Rachel Doornekamp | July 24th, 2020
In order to maintain optimal water quality, regular tank inspections and cleanings are a necessity. Unfortunately, traditional tank operations can come with numerous costs and issues including hiring divers, draining tanks and suspending service.
With Deep Trekker’s submersible ROVs, users can perform accurate inspections from topside - without draining tanks or putting them out of service. Furthermore the use of robots keeps divers away from unnecessary risks and complications.
Using the live video feed from the ROV camera, pilots can complete the inspection while recording everything seen by the ROV. Simultaneously take photos or videos and record voice notes to the video for archiving and review purposes. With Deep Trekker, consistent and accurate tank inspections can be conducted with minimal time and financial interference.
With the DT640 VAC users can conduct tank floor cleaning. The vacuum head allows operators to effectively clean sediment and sludge via a pump and hose attached to the vacuum head.
One of the major risks associated with sending divers into tanks is the risk of contamination from their equipment if they do not follow a strict procedure. There are a lot of “nooks and crannies” on a dive suit that can hold bacteria and other potentially harmful materials to the potable water.
“It’s nice to save my divers from unneeded climbing or entry into a tank that was in good shape,” Mountain West Commercial Diving’s Jake Spaulding adds, “It is so much nicer to hoist the ROV to the top of a tower than it is to send a diver dressed in up a 65 ft ladder. Now we only send in divers if we know what is needed.”
Due to their ease of use, portability and ability to be thoroughly cleaned and disinfected, Deep Trekker ROVs are ideal for potable water tank inspections and cleaning. When working on potable water tanks, there are specific procedures that must be followed to ensure the cleanliness and safety of the water. Unsure of what a good procedure is to follow for potable water tanks or mains? We’ve outlined the primary steps for cleaning a Deep Trekker vehicle below used by professionals in the industry.
It is absolutely imperative that the ROV and related equipment is used for potable water only. Find a process that works for you and your company to verify which vehicles are used exclusively for potable water. It may also be helpful to have a system in place to track where and when each vehicle has been used to serve as further confirmation.
Plastic sheets are necessary for a thorough cleaning of the vehicle. The use of plastic sheets saves the vehicle and related equipment from being placed on the ground or floor. While these sheets will be disinfected regardless, it is important that these plastic sheets are unused to further verify cleanliness.
The vehicle and tether, as well as any cords, rope or additional equipment, will later be spread out onto these sheets for cleaning.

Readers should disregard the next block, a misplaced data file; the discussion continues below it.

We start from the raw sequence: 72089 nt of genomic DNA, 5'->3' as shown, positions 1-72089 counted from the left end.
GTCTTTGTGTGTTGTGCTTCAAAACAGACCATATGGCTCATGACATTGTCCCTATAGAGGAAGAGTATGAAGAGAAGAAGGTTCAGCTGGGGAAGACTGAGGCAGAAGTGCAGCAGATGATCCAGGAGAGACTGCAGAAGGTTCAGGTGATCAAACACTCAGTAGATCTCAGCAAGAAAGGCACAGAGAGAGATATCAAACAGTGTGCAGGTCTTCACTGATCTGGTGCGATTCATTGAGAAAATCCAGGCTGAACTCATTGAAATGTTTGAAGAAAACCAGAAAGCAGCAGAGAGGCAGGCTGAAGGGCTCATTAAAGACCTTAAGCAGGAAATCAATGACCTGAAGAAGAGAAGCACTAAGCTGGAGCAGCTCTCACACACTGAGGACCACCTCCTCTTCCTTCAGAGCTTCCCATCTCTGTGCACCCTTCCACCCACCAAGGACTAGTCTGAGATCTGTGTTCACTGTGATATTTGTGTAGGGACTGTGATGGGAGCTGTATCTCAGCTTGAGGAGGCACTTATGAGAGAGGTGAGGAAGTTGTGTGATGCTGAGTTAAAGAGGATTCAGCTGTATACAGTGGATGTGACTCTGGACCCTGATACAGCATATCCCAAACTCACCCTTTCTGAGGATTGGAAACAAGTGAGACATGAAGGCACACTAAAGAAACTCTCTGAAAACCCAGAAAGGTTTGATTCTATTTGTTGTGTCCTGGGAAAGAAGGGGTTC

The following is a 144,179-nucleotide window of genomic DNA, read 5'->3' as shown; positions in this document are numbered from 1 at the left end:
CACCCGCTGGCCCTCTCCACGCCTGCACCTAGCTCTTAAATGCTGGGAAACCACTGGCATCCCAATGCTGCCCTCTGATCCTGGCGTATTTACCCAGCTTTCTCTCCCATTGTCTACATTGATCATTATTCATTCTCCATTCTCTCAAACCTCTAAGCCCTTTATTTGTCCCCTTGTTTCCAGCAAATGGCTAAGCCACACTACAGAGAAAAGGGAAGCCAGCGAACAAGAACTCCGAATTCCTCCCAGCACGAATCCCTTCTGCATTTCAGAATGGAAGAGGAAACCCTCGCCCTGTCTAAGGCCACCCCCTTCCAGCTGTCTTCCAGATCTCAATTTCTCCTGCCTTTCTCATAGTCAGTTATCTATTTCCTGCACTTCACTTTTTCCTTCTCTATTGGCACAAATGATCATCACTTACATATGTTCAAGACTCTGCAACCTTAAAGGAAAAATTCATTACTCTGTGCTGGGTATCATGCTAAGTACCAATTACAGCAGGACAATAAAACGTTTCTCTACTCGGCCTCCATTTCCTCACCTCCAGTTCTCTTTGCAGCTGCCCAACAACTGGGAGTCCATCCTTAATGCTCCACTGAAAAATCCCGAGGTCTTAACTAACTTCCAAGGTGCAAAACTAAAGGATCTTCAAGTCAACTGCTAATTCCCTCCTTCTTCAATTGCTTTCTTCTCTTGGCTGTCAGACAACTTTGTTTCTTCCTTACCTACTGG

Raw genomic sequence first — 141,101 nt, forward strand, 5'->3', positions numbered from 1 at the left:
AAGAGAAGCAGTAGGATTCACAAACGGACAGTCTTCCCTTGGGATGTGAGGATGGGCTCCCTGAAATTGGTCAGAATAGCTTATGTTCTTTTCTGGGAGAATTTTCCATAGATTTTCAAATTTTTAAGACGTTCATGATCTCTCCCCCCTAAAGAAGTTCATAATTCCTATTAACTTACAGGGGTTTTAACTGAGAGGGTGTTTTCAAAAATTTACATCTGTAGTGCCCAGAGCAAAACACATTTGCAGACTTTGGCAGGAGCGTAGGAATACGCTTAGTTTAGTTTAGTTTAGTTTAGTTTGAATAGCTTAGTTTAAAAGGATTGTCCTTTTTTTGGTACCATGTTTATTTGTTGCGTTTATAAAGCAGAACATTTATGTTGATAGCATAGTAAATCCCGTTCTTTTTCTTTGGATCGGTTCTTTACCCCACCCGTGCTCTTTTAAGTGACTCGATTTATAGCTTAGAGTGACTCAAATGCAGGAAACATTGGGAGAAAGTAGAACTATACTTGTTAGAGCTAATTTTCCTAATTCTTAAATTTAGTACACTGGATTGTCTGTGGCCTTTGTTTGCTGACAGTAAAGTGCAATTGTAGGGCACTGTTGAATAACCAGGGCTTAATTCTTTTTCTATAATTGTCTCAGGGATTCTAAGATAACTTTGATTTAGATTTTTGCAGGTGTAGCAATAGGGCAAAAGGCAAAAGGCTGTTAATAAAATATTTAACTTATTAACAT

The disinfection solution must consist of a 200mg/Litre mixture and NSF/ANSI Standard 60 Fresh Chlorine Bleach, as per AWWA C652-02, section 4.3.2 3.
Using the approved disinfecting solution, the plastic sheets should be thoroughly cleaned. Unused disposable protective gloves and clothing are necessary during this procedure to protect the personnel involved.
Spread the vehicle and tether on a clean and disinfected ground sheet. Thoroughly spray down materials with the disinfection solution.
All plastic ropes and cables, used to hoist a vehicle for example, will be treated in the same manner. All disinfected cords, ropes and equipment will be placed on clean, disinfected ground sheets while other components are being treated.
**Please note that these procedures are just guidelines and not according to any official regulations. Regulations differ slightly from region to region, so it is important to check with your local authorities on best practices.
Let us help find the right fit for your inspection and tank cleaning projects
Effective inspection and cleaning is crucial for good water maintenance. In water storage tanks, the water sits virtually still. Over time, sediment sinks to the bottom. Even your drinking water has some particles and minerals in it. Small amounts of sediment have no impact on the quality of the water or the health of those who drink it, it also has next to zero impact on the structural integrity of the storage tank.
However, over time as that sediment builds up and mixes into thicker sludge material, it can have impacts on the quality of the water and on the structure of the tank. Any tank manufacturer recommends regular water tower inspections and subsequent cleaning of the tanks to ensure long-term integrity.
Having a robotic device such as the DT640 on hand enables you to efficiently perform cleaning on tanks in regular intervals to avoid having build up of sediment or sludge over time. The low cost of the vehicle makes it realistic to have an ongoing maintenance program for water storage tanks, whether as a service provider or as the municipality themselves.
Without an ROV the inspection and cleaning of water tanks is typically done by commercial divers. This entails using a team of divers and spotters entering the enclosed space. This can be both risky and expensive.
Furthermore placing a human diver in drinking water is not the most sanitary option. It is difficult and expensive to sanitize an entire dive suit, which may also have been used in non-drinking water applications prior to entering the tank.
If you would like to learn more about the use of Deep Trekker vehicles for tank inspections check out ROV Hacks for Tank Inspection and Maintaining Water Quality with Deep Trekker. You can also read our case study with B&N Inspection and Supply.
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